Single Crochet Workshop

Single Crochet
Single Crochet
©A Hooker’s World

A while ago, I came up with a special stitch – at least, I didn’t copy it from anywhere, though it may have already existed – the Bar Front Loop Single Crochet. I created some scarves with it: How Deep Is The Ocean, Jean Genie, September, and You’re My Magician.

Fast forward a year when I created a shawl using the same stitch: Get the Balance Right Shawl.

I shared the shawl with the Sand and Sea Knitting Guild a couple months ago and they asked me to do a workshop on the stitch. Not wanting to waste the time on just one stitch, I decided to change the workshop to a Single Crochet Workshop, showing different types of single crochet and the fabrics they create. As I am not a fan of waste, I am providing the workshop handout here for anyone to download: Download Single Crochet Workshop Handout. That way if one wants to print it out they can, leaving me with a clear conscience and saving a tree.

The workshop will be conducted at the September guild meeting, September 12, 2015 at Saint Andrew’s Lutheran Church; 11555 National Boulevard; Los Angeles, California 90064. Our guild meeting begins at 11:00 a.m. and lasts until 1:00 pm. Guests are welcome, should you like to attend. Send me an email for additional information.

I’m In Good Company

Lambda Flag at Saint Andrew's Lutheran Church
Lambda Flag at Saint Andrew's Lutheran Church
©A Hooker’s World

At my last Sand & Sea Knitting Guild meeting, I was welcome by the lambda flag as I approached. Gotta say, that I know it has nothing to do with the guild, but am PROUD to be attending a guild meeting where homosexuals are welcome. I figure it has to do more with the church: Saint Andrew’s Lutheran Church, which to me appears to be more progressive than my old catholic church.

Anyway, I am just glad that the flag welcomes me every month I attend a meeting. It’s a sign, to me, that I am on the right path and associating with the right people.

I wonder if I ever meet a companion, if we could get married there? I would presume yes.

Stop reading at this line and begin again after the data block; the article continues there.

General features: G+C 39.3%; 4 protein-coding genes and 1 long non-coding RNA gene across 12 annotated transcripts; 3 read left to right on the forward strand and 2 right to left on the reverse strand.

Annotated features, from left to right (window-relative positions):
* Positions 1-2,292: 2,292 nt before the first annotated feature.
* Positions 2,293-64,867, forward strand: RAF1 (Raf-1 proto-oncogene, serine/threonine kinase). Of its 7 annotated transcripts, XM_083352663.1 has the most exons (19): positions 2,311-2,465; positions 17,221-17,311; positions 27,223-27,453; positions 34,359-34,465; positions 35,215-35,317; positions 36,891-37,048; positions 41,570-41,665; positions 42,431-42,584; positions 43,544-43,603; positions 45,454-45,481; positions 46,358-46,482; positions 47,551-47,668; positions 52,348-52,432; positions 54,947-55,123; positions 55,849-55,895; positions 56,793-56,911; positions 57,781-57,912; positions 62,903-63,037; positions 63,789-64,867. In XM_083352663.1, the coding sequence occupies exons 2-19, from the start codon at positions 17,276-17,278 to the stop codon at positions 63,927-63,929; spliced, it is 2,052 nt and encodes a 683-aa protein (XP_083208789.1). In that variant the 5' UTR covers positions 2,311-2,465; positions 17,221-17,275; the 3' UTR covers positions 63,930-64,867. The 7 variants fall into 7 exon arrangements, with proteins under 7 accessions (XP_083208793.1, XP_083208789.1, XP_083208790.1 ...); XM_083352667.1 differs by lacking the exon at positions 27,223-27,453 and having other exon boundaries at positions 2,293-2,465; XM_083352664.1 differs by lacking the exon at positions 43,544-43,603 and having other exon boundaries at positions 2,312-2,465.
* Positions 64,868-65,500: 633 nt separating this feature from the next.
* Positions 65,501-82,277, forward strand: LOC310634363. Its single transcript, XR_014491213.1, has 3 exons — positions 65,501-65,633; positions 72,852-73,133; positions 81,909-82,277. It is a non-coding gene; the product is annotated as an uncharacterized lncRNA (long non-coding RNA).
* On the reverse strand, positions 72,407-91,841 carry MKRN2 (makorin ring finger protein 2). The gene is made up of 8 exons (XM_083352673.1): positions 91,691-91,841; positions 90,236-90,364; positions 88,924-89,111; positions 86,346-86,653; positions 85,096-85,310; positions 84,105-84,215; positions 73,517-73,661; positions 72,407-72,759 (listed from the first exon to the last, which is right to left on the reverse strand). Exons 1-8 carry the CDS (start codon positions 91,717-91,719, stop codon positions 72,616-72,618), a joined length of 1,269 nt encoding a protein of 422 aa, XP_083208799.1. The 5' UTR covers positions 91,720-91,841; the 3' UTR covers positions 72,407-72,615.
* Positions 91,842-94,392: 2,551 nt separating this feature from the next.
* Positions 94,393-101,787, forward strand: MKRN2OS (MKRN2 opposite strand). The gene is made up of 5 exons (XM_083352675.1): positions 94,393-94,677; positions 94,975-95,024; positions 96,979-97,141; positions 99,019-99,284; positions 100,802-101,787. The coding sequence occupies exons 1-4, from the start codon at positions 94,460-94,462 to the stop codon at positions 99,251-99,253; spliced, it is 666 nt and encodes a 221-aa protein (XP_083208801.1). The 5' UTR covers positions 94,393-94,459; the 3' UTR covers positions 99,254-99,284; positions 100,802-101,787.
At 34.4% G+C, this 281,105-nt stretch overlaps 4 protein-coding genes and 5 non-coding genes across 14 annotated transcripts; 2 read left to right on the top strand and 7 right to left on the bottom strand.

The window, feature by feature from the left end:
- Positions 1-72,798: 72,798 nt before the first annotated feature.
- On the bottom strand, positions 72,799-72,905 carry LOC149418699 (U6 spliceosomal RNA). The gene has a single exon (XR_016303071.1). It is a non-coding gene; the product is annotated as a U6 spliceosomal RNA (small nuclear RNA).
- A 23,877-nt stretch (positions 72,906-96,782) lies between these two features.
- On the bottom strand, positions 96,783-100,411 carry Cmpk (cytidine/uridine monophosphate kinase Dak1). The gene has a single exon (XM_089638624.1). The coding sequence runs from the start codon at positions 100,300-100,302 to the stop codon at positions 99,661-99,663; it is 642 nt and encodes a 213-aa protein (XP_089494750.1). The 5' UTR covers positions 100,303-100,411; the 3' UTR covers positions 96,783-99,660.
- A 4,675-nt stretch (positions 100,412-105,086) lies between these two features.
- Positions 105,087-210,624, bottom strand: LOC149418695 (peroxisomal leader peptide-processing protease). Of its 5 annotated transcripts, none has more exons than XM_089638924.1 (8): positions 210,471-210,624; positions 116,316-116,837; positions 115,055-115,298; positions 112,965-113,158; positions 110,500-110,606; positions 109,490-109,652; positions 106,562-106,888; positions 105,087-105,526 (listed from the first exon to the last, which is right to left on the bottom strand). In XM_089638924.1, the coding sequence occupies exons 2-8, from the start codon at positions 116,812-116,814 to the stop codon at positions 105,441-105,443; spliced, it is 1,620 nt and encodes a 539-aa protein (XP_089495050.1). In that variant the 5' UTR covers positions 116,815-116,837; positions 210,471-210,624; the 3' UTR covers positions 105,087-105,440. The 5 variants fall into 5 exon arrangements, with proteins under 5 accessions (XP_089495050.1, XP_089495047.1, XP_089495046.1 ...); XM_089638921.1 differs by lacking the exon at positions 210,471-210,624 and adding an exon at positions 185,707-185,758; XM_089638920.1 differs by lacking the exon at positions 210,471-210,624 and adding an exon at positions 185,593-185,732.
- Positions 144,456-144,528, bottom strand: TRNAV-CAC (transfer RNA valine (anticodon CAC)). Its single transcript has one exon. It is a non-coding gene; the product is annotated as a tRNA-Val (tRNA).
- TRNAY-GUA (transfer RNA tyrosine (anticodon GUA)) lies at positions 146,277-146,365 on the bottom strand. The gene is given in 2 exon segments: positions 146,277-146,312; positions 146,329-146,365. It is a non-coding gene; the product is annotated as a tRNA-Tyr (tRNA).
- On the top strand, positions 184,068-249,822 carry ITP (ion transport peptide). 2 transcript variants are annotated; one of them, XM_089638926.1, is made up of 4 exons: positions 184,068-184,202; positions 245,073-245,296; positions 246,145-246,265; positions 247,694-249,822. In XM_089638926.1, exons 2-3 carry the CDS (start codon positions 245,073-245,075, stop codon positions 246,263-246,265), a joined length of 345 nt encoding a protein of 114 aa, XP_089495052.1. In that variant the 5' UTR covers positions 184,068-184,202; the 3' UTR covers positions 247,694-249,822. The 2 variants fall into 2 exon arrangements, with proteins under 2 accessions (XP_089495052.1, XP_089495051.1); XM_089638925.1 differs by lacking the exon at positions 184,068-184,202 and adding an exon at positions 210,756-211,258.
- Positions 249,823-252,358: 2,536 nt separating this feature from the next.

By Mojee’s, I think I have it!

Basic Two-Color Brioche Knit
Basic Two-Color Brioche Knit
©A Hooker’s World

It all started with the Stephen West Exploration Station (AHW Project Name: It’s My Life Shawl) Mystery Knit-A-Long. I am supposed to be doing this with a friend of mine from One Skein Short Group (Every Thursday Evening; 6:00 pm – 8:00 pm @ The Vineyard Christian Fellowship‘s Coffee Connection, in the Gallery Room – dim lighting, at least, to my taste. EXCEPTION: Second Thursday of every month we meet at same edifice, but different room: The Park Room). I had never done brioche, but his tutorial seemed easy enough to follow, so I proceeded with confidence. About six rows in, I had dropped a stitch and had a complete traffic jam.

Not looking to frogging, I procrastinated. I’ll admit I sighed with relief when Ania injured herself New Year 2015 and was not able to attend the group; embarrassed by my inability to catch on to the brioche so quickly. I finally frogged about a week ago and was quite relieved that I had maintained the correct amount of stitches. The first thing I did was run a life line.

The next thing I did was grab two skeins of Red Heart Super Saver (Fiber Content: 100% Acrylic; Yarn Color A: Cherry Red, Yarn Color B: Pretty ‘n’ Pink; Yarn Weight: 4, worsted) and start practicing. After about three attempts, each ending with mistakes most attributable to lack of attention, I finally diverted my attention briefly by making two extra large yarn cakes from the skeins.

My third attempt – after about three tries – has resulted in the following; the most important thing learned: Attention Required! My knitting teacher, Ana, used to say “admire your work often.” This is a good practice when learning basic two-color brioche, or any new stitching method. The final benefit of much practice: you learn to read your stitches much better and can learn to un-knit, if necessary.

The picture above represents my best attempt at learning this technique. I hope I am not jinxing myself with this post. I am going to continue practicing until the skeins run out, hoping to become qualified enough to teach this technique, as I am teaching a workshop at the Sand and Sea Knitting Guild (meets second Saturday of each month; St. Andrew’s Lutheran Church) in about two weeks time.

Even as I become more knowledgeable about this technique, my mind is running with the thought of how this cowl would look with a mobius cast on, changing bias of the brioche knit.